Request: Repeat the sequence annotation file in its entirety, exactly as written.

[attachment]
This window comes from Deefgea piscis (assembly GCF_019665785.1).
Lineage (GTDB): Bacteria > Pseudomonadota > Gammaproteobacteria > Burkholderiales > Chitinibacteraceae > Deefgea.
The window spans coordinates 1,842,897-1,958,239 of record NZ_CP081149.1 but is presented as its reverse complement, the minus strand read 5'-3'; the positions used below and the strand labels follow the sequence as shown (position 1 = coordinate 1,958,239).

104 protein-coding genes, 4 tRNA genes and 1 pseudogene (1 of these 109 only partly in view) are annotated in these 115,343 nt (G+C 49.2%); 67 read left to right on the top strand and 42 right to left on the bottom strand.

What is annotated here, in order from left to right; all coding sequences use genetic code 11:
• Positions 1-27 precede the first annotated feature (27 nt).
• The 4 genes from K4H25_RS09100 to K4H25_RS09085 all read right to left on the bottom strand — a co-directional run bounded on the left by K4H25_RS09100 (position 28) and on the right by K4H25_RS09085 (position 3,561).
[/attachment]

This window comes from Deefgea piscis (assembly GCF_019665785.1).
Lineage (GTDB): Bacteria > Pseudomonadota > Gammaproteobacteria > Burkholderiales > Chitinibacteraceae > Deefgea.
The window spans coordinates 1,842,897-1,958,239 of record NZ_CP081149.1 but is presented as its reverse complement, the minus strand read 5'-3'; the positions used below and the strand labels follow the sequence as shown (position 1 = coordinate 1,958,239).

104 protein-coding genes, 4 tRNA genes and 1 pseudogene (1 of these 109 only partly in view) are annotated in these 115,343 nt (G+C 49.2%); 67 read left to right on the top strand and 42 right to left on the bottom strand.

What is annotated here, in order from left to right; all coding sequences use genetic code 11:
• Positions 1-27 precede the first annotated feature (27 nt).
• The 4 genes from K4H25_RS09100 to K4H25_RS09085 all read right to left on the bottom strand — a co-directional run bounded on the left by K4H25_RS09100 (position 28) and on the right by K4H25_RS09085 (position 3,561).